One-Two Punch

Why Obama needs both Tehran and Moscow to make a deal in Syria.


The world is watching to see if Hasan Rouhani is serious about ending Iran’s nuclear standoff with the West. So far, there are reasons to be cautiously optimistic. Not only has the new Iranian president repeatedly said he intends to resolve the stalemate, but his upbeat phone conversation with President Barack Obama last month marked the first direct contact between a U.S. and Iranian president since 1979. Now, there are hints that Iran is preparing a proposal for next week’s meeting of the P5+1, the group of world powers negotiating with Iran over its nuclear program.

All of this is good news — and ensuring that Iran does not acquire nuclear weapons is the right priority for the emerging dialogue between Tehran and Washington. But Obama should also capitalize on a potential opening with Iran to pursue another urgent objective: a diplomatic end to Syria’s civil war.

Obama has already embarked on the path of diplomacy in Syria, teaming up with Russia to rid Bashar al-Assad’s regime of its chemical weapons. Inspectors have arrived in Syria and have begun the laborious process of destroying Assad’s chemical arsenal. Obama should now try to pull Iran into the mix, seeking to turn a narrow deal focused on destroying Assad’s chemical weapons into a broader effort to stop the bloodletting in Syria.

The only way to end Syria’s civil war is a political settlement. Absent a diplomatic breakthrough, the conflict is poised to burn for years — and continue to spread to Syria’s neighbors. Moreover, Syria’s opposition is fragmented, and its most effective armed forces are also the most militant, meaning that a rebel victory would likely produce a failed state or one under the control of Islamist militants. To avoid that outcome, Obama needs the help of Syria’s two lifelines: Moscow and Tehran. Convincing them to bring Assad to heel offers the best — if not the only — hope for a political end to the bloodshed.

The broad outlines of a diplomatic settlement are clear. At the end of the process, Assad and his inner circle would go, but Syria’s governing ministries would remain largely intact; a functioning state will be essential to the viability of a post-Assad Syria. The political dominance of Damascus and its ruling Alawite clan would give way to a more decentralized brand of governance. An inclusive political arrangement similar to the one in Lebanon, where power is allocated along sectarian lines, is the most realistic option.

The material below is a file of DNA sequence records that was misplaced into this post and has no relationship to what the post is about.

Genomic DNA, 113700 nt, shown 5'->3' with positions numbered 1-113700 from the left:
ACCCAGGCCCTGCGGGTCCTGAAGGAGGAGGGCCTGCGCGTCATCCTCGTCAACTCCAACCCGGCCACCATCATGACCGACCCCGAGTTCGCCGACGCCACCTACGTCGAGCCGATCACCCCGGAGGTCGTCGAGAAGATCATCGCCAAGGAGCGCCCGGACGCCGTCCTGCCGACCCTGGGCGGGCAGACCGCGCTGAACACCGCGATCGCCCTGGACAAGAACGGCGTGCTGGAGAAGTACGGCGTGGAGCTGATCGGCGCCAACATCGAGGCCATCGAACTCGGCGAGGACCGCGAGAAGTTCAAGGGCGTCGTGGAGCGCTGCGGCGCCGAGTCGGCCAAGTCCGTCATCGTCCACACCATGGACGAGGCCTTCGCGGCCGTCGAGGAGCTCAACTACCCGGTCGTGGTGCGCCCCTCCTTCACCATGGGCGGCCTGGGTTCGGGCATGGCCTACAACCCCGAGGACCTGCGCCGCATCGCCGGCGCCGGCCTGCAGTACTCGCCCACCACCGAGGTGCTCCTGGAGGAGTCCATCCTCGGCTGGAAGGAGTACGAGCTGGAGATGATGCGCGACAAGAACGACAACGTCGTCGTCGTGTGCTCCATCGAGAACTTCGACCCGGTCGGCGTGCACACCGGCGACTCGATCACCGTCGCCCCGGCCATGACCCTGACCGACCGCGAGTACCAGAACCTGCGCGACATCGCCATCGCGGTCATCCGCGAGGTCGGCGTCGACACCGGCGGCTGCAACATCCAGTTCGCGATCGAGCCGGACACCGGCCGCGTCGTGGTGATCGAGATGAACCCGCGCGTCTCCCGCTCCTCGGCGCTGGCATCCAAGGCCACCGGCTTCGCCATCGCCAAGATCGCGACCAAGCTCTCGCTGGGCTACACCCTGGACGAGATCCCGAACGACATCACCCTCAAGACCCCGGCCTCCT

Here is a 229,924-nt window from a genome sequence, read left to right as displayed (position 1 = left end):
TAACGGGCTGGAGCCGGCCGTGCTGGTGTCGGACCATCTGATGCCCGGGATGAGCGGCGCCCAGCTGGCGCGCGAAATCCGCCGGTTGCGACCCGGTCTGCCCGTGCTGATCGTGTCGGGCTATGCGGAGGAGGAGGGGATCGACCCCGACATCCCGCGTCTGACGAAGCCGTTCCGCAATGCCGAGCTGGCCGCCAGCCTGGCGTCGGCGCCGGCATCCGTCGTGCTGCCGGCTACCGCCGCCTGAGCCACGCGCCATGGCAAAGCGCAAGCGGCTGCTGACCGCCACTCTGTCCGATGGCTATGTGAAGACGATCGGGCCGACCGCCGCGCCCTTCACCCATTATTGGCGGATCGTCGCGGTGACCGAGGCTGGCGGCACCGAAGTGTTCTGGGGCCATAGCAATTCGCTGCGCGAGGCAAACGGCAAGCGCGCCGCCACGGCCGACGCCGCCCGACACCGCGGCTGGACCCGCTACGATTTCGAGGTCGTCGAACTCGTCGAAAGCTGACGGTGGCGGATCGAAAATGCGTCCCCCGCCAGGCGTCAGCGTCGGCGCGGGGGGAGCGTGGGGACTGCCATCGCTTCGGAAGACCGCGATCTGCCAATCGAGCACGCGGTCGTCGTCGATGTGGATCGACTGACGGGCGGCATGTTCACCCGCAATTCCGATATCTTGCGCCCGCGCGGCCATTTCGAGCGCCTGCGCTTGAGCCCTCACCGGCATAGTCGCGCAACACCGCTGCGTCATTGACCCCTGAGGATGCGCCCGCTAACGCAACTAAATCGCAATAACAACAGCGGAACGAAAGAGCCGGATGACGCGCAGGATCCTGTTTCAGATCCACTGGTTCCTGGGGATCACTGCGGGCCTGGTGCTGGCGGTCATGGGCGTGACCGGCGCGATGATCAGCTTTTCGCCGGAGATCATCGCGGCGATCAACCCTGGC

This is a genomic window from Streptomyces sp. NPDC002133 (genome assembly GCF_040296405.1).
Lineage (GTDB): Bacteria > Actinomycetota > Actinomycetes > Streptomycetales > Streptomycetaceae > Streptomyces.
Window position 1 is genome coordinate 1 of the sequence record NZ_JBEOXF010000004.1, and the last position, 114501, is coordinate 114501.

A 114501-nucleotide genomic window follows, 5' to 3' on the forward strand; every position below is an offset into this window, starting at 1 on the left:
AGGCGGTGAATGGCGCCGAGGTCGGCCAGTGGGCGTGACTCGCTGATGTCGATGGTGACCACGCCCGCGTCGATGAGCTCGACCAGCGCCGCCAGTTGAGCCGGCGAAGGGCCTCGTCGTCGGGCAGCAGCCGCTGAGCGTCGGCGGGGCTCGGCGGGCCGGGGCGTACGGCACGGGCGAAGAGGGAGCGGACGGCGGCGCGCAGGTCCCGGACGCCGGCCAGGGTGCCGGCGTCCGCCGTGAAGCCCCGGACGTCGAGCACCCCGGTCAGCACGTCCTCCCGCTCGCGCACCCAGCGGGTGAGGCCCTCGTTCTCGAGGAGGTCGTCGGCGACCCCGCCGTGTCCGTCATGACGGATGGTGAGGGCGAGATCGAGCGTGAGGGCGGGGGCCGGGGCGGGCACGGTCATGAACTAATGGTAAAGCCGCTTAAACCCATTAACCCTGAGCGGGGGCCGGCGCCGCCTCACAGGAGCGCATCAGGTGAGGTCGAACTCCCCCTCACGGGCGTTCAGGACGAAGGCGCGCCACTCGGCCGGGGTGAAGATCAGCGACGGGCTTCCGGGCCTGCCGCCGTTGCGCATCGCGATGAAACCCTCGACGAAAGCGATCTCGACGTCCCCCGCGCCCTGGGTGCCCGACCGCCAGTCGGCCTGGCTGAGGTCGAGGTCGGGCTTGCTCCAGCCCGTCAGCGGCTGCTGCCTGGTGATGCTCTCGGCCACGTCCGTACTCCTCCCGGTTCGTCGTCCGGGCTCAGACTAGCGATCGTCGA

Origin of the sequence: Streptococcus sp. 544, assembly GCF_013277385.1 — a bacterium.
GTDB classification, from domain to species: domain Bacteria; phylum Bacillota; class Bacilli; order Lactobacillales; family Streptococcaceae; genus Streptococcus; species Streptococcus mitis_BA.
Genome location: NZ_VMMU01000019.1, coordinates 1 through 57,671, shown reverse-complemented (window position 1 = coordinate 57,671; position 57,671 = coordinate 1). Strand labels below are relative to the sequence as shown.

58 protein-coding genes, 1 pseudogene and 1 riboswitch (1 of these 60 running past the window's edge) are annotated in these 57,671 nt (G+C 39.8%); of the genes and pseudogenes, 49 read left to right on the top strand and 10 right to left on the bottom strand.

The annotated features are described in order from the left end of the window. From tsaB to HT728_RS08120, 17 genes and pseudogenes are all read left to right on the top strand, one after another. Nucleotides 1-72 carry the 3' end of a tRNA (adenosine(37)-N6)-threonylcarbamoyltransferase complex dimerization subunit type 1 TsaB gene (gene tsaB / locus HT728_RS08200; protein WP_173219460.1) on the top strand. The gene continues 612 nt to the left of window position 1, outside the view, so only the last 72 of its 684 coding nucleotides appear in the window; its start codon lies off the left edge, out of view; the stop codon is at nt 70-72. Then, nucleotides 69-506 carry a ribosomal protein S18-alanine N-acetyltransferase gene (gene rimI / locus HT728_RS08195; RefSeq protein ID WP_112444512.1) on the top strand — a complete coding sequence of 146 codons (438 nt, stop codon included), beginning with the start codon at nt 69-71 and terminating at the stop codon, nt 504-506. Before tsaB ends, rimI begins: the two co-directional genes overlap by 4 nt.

With Moscow and Washington working together on the chemical weapons front, it is time to revive previous attempts by both governments to bring the Assad regime and the opposition to the negotiating table in Geneva. Moscow appears ready to lean on the Syrian strongman, as evidenced by Assad’s readiness to abandon his chemical arsenal. Indeed, the Kremlin has of late signaled a measure of indifference about who governs Syria, suggesting it may be getting ready for life after Assad. And with the Syrian opposition deflated by Washington’s decision against military strikes, at least some rebels may be ready to make a deal.

The missing piece is Iran. Washington has so far resisted Tehran’s inclusion in negotiations to end Syria’s civil war. Earlier this week, the State Department did signal that it may be more inclined to draw Iran into the diplomatic effort as long as Tehran is prepared to publicly back calls for a transitional Syrian government. This announcement represents a step in the right direction — but Washington now needs to close the deal.

As long as Tehran continues to provide military and financial assistance to the Syrian regime and its regional allies, including the Lebanese militant group Hezbollah, Assad will likely have the wherewithal to hold on to power. Reaching out to Tehran and convincing Rouhani to invest in a future relationship with a new Syria is thus essential to negotiating an endgame.